Our world is constantly falling short of resources we need to survive due to overconsumption and unsustainable production processes. The global population is expected to increase to ten billion by 2050, with more mouths to feed without accounting for the current hunger and malnourishment numbers. The global food production industry will account for an additional 56% production efficiency in order to feed the entire population. However, due to our unsustainable and wasteful habits, we might not be able to achieve this, unless we change the way we view our production methods.
We have seen an increase in incomes which have incentivised more resource-intensive and animal-based foods into our markets (world resources institute). We should also cut greenhouse gas emissions from agricultural production, 26% of which is caused by food production, while reducing the 50% use of habitable land by agricultural needs. The only real solutions lie with the adoption of sustainable food systems that provide healthy food globally, creating sustainable environmental, economic and social systems surrounding food.
Optimize agricultural land use
Optimising agricultural land should become our first priority because without land, growing food will prove even more challenging than it is now. A land sparing strategy is our greatest hope at this moment because this method ensures high yielding agricultural practises. Land sparing requires a smaller area of land to achieve the same results of arable land, and therefore leaving greater areas of natural habitat untouched. Boosting dry-land by improving soil and water management practises can reduce overall water and energy consumption while growing more food with less land. These strategies will guarantee higher agricultural practises capable of feeding the growing population without compromising biodiversity, a crucial part in producing the world’s food.
Reduce food loss waste
Loss and waste occurs all along the supply chain, from production all the way down to disposal. The world resources institute claims that reducing 25% of food loss and waste would close the food gap by 12%, the land gap by 27% and greenhouse gas emissions by 15%, and all this can be achieved by 2050/ actions to take include measuring food waste in our homes and the overall food industry, setting reduction targets, improving food storage and streamlining operation labels.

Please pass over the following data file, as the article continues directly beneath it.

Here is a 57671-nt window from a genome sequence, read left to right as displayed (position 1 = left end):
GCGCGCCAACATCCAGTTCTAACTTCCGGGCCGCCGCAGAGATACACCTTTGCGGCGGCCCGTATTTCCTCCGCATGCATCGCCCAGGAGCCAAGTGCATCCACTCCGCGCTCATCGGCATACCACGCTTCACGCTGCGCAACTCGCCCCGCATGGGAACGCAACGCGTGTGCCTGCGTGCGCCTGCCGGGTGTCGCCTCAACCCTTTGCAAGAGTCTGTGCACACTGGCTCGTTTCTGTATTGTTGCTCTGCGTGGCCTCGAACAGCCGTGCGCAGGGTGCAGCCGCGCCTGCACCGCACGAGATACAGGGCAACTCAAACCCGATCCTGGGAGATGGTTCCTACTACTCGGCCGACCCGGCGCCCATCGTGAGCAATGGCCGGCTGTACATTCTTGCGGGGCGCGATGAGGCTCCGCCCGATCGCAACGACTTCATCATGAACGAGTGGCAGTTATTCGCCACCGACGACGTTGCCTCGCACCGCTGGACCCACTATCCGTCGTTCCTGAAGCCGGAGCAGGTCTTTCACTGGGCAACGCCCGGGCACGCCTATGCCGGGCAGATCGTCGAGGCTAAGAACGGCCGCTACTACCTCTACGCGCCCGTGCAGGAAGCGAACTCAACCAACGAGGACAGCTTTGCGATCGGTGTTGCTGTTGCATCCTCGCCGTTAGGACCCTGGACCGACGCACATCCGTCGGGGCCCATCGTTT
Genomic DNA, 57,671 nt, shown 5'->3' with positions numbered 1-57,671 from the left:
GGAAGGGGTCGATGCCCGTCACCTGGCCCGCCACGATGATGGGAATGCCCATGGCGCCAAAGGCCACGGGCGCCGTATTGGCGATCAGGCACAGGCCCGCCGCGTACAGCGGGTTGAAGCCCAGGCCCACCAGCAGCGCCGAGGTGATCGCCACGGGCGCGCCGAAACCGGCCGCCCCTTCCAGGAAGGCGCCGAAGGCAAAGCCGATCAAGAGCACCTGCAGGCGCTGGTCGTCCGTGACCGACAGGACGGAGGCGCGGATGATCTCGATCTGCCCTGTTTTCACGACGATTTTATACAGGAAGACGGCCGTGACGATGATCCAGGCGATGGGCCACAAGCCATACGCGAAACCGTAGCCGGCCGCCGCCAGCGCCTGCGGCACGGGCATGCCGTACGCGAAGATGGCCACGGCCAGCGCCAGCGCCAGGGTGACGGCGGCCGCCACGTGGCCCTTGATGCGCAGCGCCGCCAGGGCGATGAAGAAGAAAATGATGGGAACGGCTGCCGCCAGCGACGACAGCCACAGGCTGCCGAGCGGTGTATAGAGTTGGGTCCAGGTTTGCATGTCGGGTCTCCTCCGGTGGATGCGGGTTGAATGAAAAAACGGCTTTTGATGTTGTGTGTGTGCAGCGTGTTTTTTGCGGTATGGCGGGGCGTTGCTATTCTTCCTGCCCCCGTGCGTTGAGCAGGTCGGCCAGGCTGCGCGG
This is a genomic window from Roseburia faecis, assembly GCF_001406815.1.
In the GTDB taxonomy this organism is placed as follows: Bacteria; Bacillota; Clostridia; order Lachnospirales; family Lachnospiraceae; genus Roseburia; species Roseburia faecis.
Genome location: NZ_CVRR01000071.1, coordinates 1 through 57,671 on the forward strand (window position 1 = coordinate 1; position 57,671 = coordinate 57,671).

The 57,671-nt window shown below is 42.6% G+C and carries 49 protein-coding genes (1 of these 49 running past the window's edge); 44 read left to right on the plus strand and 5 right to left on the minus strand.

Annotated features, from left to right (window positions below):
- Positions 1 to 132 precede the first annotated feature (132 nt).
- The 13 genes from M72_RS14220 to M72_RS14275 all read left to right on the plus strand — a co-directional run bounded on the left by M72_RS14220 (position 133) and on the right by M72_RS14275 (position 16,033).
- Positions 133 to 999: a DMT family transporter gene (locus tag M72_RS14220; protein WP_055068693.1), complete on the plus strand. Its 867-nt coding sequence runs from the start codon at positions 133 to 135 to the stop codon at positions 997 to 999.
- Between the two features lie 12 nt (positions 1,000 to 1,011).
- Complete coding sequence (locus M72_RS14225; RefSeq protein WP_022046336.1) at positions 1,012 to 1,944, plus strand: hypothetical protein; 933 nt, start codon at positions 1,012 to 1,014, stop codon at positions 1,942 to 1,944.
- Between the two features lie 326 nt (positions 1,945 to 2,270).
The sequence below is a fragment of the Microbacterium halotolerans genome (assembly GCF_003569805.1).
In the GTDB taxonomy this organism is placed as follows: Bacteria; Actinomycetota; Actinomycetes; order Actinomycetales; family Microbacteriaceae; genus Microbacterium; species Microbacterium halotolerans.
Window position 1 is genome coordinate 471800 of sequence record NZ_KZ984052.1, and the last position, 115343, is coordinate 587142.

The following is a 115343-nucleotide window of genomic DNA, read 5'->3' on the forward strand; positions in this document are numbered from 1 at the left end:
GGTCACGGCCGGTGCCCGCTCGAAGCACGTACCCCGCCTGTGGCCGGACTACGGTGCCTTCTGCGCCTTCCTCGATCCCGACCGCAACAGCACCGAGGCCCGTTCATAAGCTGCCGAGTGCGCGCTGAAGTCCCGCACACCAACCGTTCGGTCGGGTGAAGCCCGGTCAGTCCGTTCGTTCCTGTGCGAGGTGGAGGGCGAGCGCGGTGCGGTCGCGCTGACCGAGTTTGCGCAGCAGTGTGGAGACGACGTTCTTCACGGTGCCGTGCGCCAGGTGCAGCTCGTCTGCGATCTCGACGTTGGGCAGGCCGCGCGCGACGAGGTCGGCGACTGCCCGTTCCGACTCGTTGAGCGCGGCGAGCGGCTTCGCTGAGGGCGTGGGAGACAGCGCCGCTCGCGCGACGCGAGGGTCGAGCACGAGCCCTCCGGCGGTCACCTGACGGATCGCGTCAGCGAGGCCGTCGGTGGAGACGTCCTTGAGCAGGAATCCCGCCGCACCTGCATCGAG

The industry is responsible for ensuring that the supply chain adheres to the guidelines set for them, however, the most important solution here is improving food storage. We need to be more intentional about the food we consume and the required storage methods in order to extend the food’s lifespan. This means eating less perishable foods, fermenting and dehydrating some food items, as well as freezing left over perishables. These methods are not all the we can do to reduce food waste; however, it is a start on how we can become better consumers and encourage more responsible food production methods.
Requesting immediate action from industry representatives
The food industry has many representatives from local to national and even international representatives whom consumers can reach. Writing to the representatives or calling their offices is a great way for everyday consumers to influence food system’s policies. We can urge them to adopt new environmentally-friendly policies around farming, food production and the supply chain.
As consumers we are always being urged to consume less and be more responsible by the same industries involved in wasteful practices across different industries and it is time we gave them our ultimatums. We are well within our rights to demand that farming and agricultural practices be more environmentally-friendly and that our food production methods involve less artificial matter. We also require more local food representatives and access to the industry so that more transparency and honesty can exist between the industry and consumers.